Wednesday, January 26

Never put these 7 things on your resume


Young woman with resume
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Are you preparing a resume? It’s natural to want to tell potential employers about yourself, but some things are best left unsaid.

Remember, you only have a limited amount of room to convince someone that you would be a good employee. Therefore, avoid including anything that might offend or cause an employer to question your skills.

Below are some key things to avoid on your resume.

Criticisms of previous employers

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One sure way to put off a potential employer is to waste space on your resume by criticizing previous employers or supervisors. You may feel perfectly justified in your criticism, but the purpose of a resume is to showcase talents and skills, not to express grievances.

Do not give potential employers the impression that you are unfair or that you are generally unhappy. Instead, write about your positive relationships and accomplishments. Tell people about the good things you can bring to your business if they give you the opportunity.

Excuses for past problems

The woman makes excuses
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If you’ve been laid off or fired from a job, you may feel the need to explain the situation on your resume. It is natural to want to tell your side of the story, especially if you feel it was not your fault.

However, it is easy to spend too much time talking about disappointments and missed opportunities. You can give the impression that you are not responsible for your own mistakes.

A better approach is to write about past successes. If you are asked to explain a layoff or layoff in an interview, be honest, but brief. Let people know that your focus is on the future.

Irrelevant skills

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When a job applicant lists skills unrelated to job performance, it may appear that they have no valuable skills to display. Instead, describe the things you have learned that have improved your job performance. For instance:

  • Do you have great internet skills?
  • Did you take special training to improve your contribution in previous jobs?
  • Are you going to school to earn an advanced degree or certificate?

Old achievements

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Focus on recent accomplishments on your resume. If something happened 10 or 15 years ago, potential employers may be under the impression that their successes have been left behind.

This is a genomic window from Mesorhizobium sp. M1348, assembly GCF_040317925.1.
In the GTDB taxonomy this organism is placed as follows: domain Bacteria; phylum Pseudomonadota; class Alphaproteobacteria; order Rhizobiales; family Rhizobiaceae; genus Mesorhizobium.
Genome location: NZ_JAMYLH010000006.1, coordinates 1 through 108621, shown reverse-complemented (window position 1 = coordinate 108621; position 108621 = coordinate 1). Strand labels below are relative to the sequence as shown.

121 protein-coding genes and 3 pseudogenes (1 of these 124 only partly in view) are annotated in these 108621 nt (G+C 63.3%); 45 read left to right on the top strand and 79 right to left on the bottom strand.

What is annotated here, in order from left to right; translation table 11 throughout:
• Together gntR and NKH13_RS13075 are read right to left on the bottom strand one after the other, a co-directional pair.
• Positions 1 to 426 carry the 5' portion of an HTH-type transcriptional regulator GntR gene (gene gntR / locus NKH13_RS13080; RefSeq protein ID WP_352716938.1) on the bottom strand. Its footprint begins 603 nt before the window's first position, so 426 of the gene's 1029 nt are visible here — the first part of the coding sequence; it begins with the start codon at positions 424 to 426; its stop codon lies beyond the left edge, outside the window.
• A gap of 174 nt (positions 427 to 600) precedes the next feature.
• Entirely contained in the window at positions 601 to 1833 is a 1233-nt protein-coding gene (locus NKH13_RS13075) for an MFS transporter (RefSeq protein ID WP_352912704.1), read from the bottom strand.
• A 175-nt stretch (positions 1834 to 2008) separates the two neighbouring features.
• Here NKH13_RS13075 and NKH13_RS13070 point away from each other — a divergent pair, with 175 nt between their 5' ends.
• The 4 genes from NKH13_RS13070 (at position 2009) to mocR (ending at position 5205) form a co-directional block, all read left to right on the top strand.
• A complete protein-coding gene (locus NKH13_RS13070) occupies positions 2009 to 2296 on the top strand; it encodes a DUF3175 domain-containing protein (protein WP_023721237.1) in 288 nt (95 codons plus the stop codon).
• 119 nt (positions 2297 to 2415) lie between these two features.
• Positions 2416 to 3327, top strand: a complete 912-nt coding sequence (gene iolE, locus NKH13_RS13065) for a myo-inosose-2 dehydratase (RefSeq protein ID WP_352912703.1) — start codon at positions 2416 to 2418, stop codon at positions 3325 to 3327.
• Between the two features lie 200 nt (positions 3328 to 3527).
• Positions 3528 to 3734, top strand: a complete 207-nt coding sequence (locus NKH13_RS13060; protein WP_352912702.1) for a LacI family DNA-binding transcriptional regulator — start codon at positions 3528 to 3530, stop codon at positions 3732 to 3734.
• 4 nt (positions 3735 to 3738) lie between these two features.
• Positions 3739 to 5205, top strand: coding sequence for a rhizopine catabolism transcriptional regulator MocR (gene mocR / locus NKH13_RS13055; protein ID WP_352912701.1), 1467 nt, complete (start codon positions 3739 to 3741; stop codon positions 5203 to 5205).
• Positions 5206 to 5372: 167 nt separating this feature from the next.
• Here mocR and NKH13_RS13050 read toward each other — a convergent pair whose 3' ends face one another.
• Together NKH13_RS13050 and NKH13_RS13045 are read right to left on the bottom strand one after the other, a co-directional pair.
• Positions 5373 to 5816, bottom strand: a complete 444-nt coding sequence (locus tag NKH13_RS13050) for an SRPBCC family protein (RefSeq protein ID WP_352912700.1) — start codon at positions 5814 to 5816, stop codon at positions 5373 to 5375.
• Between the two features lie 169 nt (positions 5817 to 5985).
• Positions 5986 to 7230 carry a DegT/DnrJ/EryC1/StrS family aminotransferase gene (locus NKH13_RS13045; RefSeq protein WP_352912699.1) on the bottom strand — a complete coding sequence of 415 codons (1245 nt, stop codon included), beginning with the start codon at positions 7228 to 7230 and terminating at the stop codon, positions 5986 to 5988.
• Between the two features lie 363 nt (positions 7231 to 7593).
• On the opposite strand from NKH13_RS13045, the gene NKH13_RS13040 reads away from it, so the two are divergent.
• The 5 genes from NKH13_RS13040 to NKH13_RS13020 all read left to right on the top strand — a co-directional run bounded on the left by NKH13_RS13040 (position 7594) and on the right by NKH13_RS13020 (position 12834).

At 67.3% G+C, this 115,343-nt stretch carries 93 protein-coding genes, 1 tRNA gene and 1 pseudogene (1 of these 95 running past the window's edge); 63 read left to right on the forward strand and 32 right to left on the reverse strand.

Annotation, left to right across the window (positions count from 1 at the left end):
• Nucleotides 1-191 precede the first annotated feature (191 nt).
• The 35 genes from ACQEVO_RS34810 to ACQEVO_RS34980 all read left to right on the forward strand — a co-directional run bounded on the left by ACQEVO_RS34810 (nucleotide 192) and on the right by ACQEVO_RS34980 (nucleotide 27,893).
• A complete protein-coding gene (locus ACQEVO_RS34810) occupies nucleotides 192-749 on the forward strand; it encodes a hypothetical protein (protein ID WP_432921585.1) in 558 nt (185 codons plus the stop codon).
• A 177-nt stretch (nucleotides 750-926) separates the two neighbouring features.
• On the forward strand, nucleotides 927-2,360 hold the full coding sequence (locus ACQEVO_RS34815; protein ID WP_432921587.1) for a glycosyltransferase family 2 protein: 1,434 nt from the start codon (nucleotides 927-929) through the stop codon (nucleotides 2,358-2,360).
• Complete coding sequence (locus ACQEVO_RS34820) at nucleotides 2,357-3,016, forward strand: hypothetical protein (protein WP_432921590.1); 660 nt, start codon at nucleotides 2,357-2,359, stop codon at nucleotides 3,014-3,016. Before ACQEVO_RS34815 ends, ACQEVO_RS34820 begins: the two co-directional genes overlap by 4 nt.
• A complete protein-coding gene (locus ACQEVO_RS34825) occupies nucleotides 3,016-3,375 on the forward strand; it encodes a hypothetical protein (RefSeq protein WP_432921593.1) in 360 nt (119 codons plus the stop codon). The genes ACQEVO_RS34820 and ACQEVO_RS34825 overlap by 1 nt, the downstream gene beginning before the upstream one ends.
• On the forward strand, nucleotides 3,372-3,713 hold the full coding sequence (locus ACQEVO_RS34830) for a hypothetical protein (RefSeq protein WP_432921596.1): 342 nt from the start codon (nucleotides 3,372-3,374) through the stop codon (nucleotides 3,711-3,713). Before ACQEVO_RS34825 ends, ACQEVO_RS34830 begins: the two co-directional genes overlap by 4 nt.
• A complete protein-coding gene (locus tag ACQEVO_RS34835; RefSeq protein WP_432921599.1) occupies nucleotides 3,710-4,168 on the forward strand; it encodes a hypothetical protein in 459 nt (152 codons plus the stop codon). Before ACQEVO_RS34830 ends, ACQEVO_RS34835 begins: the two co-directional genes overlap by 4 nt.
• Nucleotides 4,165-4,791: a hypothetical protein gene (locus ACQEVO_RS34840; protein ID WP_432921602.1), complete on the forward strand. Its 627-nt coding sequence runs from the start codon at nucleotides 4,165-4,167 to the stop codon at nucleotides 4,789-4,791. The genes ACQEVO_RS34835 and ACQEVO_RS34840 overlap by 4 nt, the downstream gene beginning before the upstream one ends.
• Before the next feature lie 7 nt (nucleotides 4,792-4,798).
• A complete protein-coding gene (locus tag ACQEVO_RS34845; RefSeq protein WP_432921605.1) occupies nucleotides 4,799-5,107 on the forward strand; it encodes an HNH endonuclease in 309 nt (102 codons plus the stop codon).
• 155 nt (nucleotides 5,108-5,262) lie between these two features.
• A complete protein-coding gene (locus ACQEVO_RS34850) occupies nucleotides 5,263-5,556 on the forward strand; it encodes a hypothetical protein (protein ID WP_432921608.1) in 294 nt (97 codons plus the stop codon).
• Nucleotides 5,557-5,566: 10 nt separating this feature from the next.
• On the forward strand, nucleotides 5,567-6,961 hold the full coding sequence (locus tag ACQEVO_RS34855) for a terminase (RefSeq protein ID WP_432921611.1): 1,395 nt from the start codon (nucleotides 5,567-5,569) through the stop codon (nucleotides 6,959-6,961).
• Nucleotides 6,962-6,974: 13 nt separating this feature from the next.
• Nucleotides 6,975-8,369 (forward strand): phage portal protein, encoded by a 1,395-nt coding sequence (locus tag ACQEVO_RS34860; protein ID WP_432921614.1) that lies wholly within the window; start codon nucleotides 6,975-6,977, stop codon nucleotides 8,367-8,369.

So, skip that Cub Scout merit badge.

Bad grammar and spelling

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If you submit a resume with misspellings, typos, or grammatical errors, you are unlikely to get a job interview. Even if you are in a field where proper use of language seems unimportant, most employers want to know that their employees have good communication skills.

Grammar mistakes on your resume can indicate that you are sloppy and possibly unreliable. An error-free resume lets recruiters know that you are serious about the job.

Too much information

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Recruiters have a limited time to sort applications. So keep it brief.

When selecting applicants, recruiters look for experience, training, and previous employment. If you write in great detail about all the jobs you’ve had, you can feel overwhelmed. Worse still, the information that makes you stand out as an applicant could be overlooked.

In most cases, submitting one or two pages of information is sufficient. You can expand your qualifications once you get to the interview stage.

Anything that is not true

Liar
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You may be tempted to exaggerate skills, training, or accomplishments. However, doing so is always a mistake. Once you put something in writing, you can’t take it back. Even if it helps you get a job, the lie can resurface years later and damage your reputation or career.

So don’t overdo the ratings. If you do not have a college degree, describe the training you received on the job. The best way to get an accomplished resume is to do a job that you are proud of.

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